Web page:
Matteo Chirumbolo

PhD student

Thesis: ‘The Patronage of Girolamo Basso (1434-1507) and Domenico della Rovere (1442-1501) between Rome, Loreto and Turin’

Supervisor: Dr. Scott Nethersole

Funded by CHASE/AHRC Doctoral Training Partnership

My thesis examines the art commissioned by two cardinal patrons, Girolamo Basso (ca 1440-1507) and Domenico della Rovere (1442-1501), to ask questions about how ideas and culture were communicated across the Italian peninsula in the fifteenth century.

Residing in Rome for the majority of their life, Girolamo and Domenico commissioned artworks in municipalities and communities as diverse as Turin (the soon-to-be seat of Savoy ducal power), Loreto (a ‘villa’ under direct control of the commune of Recanati, whose Marian Santuario della Santa Casa was renowned throughout Europe), and Rome itself. Their commissions involved important artists and architects, such as Pinturicchio, Andrea Bregno, Luca Signorelli, Melozzo da Forlì, Benedetto and Giuliano da Maiano, among others.

Shifting the focus from the analysis of the artistic commissions to that of the patrons and their networks, the thesis aims to cast new light on such artworks and their intellectual milieu. It seeks to define to what extent these were the result of the translation of cultural and stylistic models from Rome, and how, if at all, these reflect the encounter with local political, intellectual and artistic communities. In doing so, the thesis aims to contrasts a long-lasting, Florentine-centric view of Renaissance art. Lastly, the thesis grants particular attention to a region, Piedmont, that to this day has received virtually no attention in international scholarship.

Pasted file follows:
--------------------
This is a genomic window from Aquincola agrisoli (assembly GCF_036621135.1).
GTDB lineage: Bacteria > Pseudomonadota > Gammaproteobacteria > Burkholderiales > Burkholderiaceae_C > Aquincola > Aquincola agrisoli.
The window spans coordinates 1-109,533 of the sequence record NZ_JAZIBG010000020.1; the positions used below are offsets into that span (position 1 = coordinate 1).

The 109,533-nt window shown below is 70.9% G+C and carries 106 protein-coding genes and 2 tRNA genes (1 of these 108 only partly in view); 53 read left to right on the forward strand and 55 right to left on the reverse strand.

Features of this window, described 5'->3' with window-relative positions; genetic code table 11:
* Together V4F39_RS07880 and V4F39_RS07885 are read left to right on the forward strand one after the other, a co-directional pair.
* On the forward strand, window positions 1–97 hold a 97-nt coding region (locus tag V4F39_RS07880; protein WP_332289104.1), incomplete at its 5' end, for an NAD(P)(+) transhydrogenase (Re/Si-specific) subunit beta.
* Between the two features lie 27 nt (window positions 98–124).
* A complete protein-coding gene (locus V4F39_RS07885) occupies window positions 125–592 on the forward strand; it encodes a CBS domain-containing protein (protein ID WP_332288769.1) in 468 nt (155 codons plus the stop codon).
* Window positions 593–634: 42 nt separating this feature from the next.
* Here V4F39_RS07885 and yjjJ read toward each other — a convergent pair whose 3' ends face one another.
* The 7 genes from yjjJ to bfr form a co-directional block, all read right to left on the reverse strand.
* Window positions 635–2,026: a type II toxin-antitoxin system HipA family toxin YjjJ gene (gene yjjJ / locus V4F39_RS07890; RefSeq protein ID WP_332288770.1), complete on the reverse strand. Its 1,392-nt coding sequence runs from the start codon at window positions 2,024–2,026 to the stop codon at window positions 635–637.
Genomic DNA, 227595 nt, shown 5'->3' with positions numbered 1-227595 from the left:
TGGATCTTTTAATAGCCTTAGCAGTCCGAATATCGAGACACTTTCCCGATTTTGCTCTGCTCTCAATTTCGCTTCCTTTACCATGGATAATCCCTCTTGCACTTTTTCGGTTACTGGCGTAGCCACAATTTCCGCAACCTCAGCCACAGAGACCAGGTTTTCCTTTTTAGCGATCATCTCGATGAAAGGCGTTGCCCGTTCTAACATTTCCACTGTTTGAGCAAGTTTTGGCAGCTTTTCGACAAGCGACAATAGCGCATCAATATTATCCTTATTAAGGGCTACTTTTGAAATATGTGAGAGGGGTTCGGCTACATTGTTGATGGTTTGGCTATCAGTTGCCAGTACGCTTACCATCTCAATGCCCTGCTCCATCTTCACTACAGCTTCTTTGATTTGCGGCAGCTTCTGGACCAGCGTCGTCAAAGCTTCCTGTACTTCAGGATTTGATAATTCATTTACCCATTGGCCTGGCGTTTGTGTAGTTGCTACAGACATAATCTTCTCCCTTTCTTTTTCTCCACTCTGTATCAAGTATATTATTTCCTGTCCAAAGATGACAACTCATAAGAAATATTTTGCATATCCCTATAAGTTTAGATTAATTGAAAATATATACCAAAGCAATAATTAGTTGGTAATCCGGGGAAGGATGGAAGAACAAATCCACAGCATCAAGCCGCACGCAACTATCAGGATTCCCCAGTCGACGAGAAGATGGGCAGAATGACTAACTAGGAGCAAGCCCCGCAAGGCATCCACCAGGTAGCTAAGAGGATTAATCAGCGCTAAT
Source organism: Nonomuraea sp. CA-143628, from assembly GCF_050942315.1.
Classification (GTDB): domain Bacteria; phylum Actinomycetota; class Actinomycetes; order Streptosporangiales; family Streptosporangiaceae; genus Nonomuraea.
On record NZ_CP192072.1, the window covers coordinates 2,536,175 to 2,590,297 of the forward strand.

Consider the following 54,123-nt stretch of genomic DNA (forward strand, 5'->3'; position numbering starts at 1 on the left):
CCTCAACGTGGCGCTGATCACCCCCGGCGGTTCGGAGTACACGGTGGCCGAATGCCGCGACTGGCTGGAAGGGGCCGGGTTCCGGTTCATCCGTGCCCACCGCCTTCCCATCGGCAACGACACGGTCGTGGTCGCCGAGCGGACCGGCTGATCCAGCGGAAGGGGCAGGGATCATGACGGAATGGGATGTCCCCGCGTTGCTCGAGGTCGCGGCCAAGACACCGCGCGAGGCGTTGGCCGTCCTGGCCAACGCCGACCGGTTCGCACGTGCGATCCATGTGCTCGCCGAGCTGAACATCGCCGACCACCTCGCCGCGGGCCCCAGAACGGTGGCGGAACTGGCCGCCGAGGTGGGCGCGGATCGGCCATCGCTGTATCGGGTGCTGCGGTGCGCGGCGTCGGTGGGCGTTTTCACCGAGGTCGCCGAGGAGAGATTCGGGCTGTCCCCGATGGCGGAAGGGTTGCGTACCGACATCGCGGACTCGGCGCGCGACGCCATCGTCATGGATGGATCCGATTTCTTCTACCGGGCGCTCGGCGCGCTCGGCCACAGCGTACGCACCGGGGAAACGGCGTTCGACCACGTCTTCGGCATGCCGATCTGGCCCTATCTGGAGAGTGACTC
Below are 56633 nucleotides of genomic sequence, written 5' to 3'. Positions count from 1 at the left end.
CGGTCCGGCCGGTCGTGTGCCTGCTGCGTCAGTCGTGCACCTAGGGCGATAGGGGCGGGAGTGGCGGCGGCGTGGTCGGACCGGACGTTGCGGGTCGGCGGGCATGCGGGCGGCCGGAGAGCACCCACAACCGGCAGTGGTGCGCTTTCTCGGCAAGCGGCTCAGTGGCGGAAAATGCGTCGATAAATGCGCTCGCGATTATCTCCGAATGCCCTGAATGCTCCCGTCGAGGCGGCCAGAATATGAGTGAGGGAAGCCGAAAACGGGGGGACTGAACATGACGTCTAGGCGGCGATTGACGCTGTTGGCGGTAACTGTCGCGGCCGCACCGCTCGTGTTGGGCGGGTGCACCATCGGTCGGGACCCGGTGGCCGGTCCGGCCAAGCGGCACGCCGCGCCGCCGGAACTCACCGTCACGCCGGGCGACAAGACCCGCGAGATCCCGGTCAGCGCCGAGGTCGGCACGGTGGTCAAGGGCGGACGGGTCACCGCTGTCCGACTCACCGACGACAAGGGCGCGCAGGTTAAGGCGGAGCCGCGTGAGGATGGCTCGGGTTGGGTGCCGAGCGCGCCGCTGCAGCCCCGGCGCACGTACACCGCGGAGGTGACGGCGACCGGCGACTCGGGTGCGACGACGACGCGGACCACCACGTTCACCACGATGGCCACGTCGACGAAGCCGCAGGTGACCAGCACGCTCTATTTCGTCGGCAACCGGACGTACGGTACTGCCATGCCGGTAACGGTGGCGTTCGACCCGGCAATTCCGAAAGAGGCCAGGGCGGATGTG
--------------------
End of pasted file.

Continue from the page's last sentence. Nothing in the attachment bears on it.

• PhD Candidate, Courtauld Institute of Art (2018-present)
  • MA History of Art, Courtauld Institute of Art (2015-2016)
    Special option: ‘From Dante to Michelangelo: rhetoric, representation and identity in Italian art and literature, c.1300-1550’ Supervisors: Dr. Scott Nethersole, Dr. Federica Pich
    Dissertation title: Contracts, contexts and contents: Defendente Ferrari’s polyptych at Sant’Antonio di Ranverso
  • BA Classics and Comparative Literature, King’s College London (2011-2014)
    Dissertation title: The reception of Lucan’s political ideology in the works of P.B Shelley and G. Leopardi

Research interests

  • Cardinals’ patronage networks in the Quattrocento and early Cinquecento
  • Cultural and artistic translation in late-Fifteenth-Century northern and central Italy
  • Savoy, Piedmont and Turin in the Renaissance
  • The relationship between the Renaissance and Antiquity
  • Nineteenth- and Early-Twentieth Century European sculpture (with a particular focus on Italy, France and England)

Conference papers

  • ‘Secondary’ artists for ‘secondary’ patrons: Girolamo Basso della Rovere (ca 1440-1507), Bernardino de’ Cuppis and the Marian fresco cycles at Santa Maria del Popolo and Sant’Onofrio al Gianicolo (Rome), Université de Nantes, December 2019
  • Inside the exhibition: temporality, device and narrative, Swiss Institute, Rome, October 2020, convener


  • Doctoral Fellow, Abteilung Alessandro Nova, Kunsthistorisches Institut in Florenz (2020-2021)